How To Add a True Crime Section to Your Closet. Call a Detective.

by | Jun 25, 2021 | Crime Writing | 0 comments

Before I started my crime adventure with Detective John “Jigsaw” St. John, I never had a problem deciding what to wear. When I was an international airline stewardess, before a flight, I’d head into my closet, pull out my Trans International uniform (navy blue jacket, matching skirt, white blouse, low-heeled pumps, hat), and set them next to my purse and passport.

When I taught English at Incline Village high school in Nevada, I wore blouses and slacks that fit with the “mountain look” the faculty preferred. When I spent four months (part of my training for a Master’s degree) at a daycare facility for patients with schizophrenia, I chose conservative, beige and brown outfits. No jewelry. No bright, colorful accessories. Practical flats.

After meeting St. John, I felt lost in my own closet. There was no Cop Bar section. No Meeting an Ex-Con section. No Crime Scene section. No visits to Maximum Security prison section. Just Tennis, Little League, and Lunch with The Girls.

Once I met John St. John, my closet needed to add a True Crime section.   

My tennis section was caput. A short skirt and polo shirt would not get me in the front gate at San Quentin. Pearls and a black dress for dinner wouldn’t be the best choice for interviewing an ex-con. The simple shirtwaist dresses I used to wear for trips to LA would look wildly out of place in the LA morgue. Jeans and t-shirts were fine for the dog park but inappropriate for a murder trial. The clothes I used to wear before I met Detective John St. John didn’t fit into my new life.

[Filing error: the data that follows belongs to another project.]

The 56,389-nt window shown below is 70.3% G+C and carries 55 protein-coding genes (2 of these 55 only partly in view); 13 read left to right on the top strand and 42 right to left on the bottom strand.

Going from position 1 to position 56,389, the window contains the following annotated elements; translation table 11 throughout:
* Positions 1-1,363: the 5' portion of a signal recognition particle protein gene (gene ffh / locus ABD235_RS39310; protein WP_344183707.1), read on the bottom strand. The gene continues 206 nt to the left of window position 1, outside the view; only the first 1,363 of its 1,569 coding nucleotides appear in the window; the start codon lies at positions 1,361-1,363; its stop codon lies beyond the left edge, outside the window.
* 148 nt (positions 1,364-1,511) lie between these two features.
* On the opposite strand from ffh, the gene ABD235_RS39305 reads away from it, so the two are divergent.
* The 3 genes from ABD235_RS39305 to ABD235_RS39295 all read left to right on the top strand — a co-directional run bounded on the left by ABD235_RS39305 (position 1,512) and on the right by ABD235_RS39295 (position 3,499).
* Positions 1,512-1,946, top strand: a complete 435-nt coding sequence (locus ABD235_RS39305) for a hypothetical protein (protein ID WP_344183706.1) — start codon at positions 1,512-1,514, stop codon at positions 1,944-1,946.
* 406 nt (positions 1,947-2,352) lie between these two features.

I needed to check St. John’s dress code before I headed into the closet, or I’d wind up feeling out of place in my new world.

The day before I first visited the LA Morgue, I asked, “What’s the right outfit for this place? Should I borrow one of Jim’s hospital scrubs? What if I faint when I see a dead body?” He told me to wear slacks, a shirt and put a hand towel in my purse in case I get sweaty or worse–sick.

When I asked what to wear for my interview with Barbara Bien, mother of Freeway Killer victim, Steven Wood, he said, “Put on the softest sweater you own and bring Kleenex.”

When I asked what to wear to San Quentin that would include a tour of Death Row he said, “Wear your best teacher outfit with a high–necked blouse, long skirt, and flat shoes. Cover yourself up like a nun.”

When I asked what I should wear for my interview with Cindy Bradford, wife of serial killer, Bill Bradford, he said, “Tone it down. No jewelry. Leave your signature pearls at home. Don’t wear anything that will distract from her, and what she has to say. Dress like you were sitting for the cover of L.L. Bean.”

When I asked what to wear to the homicide convention he said, “Look pretty. These guys want to party, bullshit about their cases and play cards. A nice-looking girl in a flowered dress will take their minds off the blood and guts of homicide.”

After six months, I’d added a new section to my closet that used to be boring and predictable: tennis, dog park, Little League, and LA.

The outfits in the True Crime section, are the ones I wear most. And feel more like me.